Posidonia oceanica is not an alga, but a marine flowering plant that lives only in the Mediterranean Sea. It forms meadows, real underwater forests that can be found at depths of up to 40 meters.
Unlike some algae that attaches itself with crampons, Posidonia oceanica is a magnoliophyte, a plant made up of roots (up to 70 cm long), horizontal rootstalks called rhizomes, leaves (about 1 cm wide and up to 80cm long), discrete green flowers and small fruits that look like olives.
Like terrestrial plants, Posidonia loses its leaves mainly in autumn and winter. The fallen leaves are carried towards the beach by the wind and waves. Once on the beach, these leaves associated with fragments of the plant’s horizontal root system (rhizomes) and sand form clusters called Posidonia “banquettes”.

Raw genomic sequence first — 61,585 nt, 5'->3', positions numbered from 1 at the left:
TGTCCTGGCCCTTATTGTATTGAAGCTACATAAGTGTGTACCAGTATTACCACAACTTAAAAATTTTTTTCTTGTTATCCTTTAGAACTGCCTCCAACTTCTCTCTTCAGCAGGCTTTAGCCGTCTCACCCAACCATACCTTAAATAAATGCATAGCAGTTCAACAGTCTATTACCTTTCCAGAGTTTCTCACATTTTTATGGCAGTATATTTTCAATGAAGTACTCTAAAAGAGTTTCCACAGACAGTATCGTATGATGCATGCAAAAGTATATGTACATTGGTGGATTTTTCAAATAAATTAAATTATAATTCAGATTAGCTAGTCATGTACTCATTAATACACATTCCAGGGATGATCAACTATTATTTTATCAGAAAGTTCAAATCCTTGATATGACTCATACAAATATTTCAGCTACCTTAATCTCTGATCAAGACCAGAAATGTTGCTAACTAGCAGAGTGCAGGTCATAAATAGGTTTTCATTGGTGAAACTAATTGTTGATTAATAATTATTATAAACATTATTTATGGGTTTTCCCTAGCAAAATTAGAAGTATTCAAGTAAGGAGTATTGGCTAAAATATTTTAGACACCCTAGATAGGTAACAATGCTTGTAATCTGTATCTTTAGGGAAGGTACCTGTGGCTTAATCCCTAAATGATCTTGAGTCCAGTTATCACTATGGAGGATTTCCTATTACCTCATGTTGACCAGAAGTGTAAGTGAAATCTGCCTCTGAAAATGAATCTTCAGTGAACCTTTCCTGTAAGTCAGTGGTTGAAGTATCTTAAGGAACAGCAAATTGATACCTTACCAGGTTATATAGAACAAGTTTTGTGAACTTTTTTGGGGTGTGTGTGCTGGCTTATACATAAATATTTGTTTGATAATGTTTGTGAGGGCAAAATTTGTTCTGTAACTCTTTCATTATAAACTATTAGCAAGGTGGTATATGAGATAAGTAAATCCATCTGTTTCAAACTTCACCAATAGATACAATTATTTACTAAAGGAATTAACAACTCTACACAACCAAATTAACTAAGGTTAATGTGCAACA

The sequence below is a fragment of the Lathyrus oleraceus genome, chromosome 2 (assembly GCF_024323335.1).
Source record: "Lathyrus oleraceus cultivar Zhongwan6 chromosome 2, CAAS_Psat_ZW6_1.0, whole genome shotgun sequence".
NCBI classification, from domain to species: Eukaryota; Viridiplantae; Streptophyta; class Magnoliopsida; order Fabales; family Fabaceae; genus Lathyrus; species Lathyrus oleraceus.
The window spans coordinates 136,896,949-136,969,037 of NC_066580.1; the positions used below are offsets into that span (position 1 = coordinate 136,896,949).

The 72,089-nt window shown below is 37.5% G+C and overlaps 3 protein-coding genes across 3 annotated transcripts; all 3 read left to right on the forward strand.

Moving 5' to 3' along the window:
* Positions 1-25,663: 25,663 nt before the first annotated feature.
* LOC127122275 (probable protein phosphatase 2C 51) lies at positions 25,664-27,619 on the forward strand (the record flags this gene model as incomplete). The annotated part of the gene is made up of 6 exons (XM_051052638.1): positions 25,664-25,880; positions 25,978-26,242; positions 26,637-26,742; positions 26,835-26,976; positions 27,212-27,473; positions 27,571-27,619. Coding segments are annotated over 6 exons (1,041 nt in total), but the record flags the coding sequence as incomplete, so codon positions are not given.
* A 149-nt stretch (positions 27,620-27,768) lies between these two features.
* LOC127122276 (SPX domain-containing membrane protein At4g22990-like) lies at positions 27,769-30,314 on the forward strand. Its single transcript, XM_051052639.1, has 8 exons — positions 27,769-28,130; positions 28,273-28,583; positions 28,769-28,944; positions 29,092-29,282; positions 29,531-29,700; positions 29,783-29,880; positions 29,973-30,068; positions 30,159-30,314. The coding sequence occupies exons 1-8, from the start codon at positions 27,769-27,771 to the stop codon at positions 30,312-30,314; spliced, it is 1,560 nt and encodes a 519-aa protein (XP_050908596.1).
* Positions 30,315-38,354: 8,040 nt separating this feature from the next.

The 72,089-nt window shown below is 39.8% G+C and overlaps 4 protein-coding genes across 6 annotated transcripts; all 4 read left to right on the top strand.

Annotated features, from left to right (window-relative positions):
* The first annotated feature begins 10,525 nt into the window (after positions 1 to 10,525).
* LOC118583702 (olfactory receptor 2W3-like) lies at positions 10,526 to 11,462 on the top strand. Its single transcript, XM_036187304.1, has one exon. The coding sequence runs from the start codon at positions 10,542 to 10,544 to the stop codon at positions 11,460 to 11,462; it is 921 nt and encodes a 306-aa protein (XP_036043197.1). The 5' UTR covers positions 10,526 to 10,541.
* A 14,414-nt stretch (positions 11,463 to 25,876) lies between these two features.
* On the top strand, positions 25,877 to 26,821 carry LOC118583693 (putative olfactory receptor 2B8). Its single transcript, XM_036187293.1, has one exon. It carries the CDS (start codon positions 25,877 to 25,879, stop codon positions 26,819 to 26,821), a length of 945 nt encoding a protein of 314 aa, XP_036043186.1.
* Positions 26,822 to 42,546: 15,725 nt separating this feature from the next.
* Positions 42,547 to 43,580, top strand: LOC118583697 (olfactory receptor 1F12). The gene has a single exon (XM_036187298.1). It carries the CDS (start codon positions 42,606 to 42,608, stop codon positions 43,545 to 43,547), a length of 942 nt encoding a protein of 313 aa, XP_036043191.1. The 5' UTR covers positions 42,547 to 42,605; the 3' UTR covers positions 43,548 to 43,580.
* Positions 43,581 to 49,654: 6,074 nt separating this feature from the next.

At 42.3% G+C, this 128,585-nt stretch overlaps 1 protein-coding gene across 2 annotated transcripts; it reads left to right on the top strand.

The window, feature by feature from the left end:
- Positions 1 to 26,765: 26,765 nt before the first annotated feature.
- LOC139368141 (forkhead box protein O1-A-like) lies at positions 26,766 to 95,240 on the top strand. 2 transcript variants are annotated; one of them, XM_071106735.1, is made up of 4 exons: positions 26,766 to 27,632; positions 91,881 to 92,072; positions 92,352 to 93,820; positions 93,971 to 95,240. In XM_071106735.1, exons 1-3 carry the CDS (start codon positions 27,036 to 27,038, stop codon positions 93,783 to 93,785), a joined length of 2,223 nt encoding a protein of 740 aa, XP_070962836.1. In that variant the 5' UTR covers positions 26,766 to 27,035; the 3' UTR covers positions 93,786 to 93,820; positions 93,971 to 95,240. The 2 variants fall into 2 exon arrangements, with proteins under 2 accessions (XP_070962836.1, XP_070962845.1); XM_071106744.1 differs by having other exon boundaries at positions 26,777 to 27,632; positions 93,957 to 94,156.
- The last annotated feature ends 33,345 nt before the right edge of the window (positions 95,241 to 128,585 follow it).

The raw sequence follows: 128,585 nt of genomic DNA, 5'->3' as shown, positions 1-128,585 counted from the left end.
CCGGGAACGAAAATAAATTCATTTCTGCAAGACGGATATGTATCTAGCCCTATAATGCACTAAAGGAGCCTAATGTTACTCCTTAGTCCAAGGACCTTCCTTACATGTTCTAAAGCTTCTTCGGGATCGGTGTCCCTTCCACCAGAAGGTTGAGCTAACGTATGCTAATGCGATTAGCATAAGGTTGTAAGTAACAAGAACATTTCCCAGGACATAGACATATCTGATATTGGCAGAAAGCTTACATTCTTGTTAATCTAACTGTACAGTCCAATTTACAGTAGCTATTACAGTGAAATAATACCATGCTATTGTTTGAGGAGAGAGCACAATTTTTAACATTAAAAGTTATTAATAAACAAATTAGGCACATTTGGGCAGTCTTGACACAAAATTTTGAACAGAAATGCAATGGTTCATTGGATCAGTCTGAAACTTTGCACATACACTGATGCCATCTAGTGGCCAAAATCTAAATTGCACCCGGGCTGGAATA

Posidonia flowers are green and appear in autumn. Both male and female, they are grouped in inflorescences, like the ears of terrestrial wheat crops, at the top of a 10-30 cm long stem. Posidonia spends most of its energy to develop and defend itself. This is why it does not bloom every year. It also seems that flowering requires high summer temperatures exceeding 25°C
Flowers can produce fruits. These fruits look like green olives and take 6 to 9 months to ripen before breaking off and floating on the surface of the water, usually occurring between May and July. They contain a seed, which, in a favorable environment, will germinate to produce new sprouts.
The rhizomes, buried in the sediment, develop in a horizontal or vertical direction depending on the space available: horizontal, when the seagrass is able to gain ground, and vertical when it reinforces its burial under the sediment. These developments are very slow: only 1 to 3 cm per year!
Crédit photo : GIS Posidonie